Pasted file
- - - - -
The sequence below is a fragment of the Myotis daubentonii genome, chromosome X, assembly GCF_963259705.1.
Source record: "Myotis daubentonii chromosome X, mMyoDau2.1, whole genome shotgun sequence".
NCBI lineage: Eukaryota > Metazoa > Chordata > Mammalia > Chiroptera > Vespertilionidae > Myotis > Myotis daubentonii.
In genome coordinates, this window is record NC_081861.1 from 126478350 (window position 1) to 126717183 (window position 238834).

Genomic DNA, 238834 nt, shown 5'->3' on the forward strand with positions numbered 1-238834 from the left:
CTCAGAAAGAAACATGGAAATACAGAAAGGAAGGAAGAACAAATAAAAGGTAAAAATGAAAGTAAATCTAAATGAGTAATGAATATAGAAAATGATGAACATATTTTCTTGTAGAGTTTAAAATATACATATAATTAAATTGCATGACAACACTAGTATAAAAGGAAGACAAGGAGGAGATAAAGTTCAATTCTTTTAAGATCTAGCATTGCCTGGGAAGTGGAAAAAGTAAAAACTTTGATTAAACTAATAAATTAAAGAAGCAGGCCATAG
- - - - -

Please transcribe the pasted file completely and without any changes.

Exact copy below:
The sequence below is a fragment of the Myotis daubentonii genome, chromosome X, assembly GCF_963259705.1.
Source record: "Myotis daubentonii chromosome X, mMyoDau2.1, whole genome shotgun sequence".
NCBI lineage: Eukaryota > Metazoa > Chordata > Mammalia > Chiroptera > Vespertilionidae > Myotis > Myotis daubentonii.
In genome coordinates, this window is record NC_081861.1 from 126478350 (window position 1) to 126717183 (window position 238834).

Genomic DNA, 238834 nt, shown 5'->3' on the forward strand with positions numbered 1-238834 from the left:
CTCAGAAAGAAACATGGAAATACAGAAAGGAAGGAAGAACAAATAAAAGGTAAAAATGAAAGTAAATCTAAATGAGTAATGAATATAGAAAATGATGAACATATTTTCTTGTAGAGTTTAAAATATACATATAATTAAATTGCATGACAACACTAGTATAAAAGGAAGACAAGGAGGAGATAAAGTTCAATTCTTTTAAGATCTAGCATTGCCTGGGAAGTGGAAAAAGTAAAAACTTTGATTAAACTAATAAATTAAAGAAGCAGGCCATAG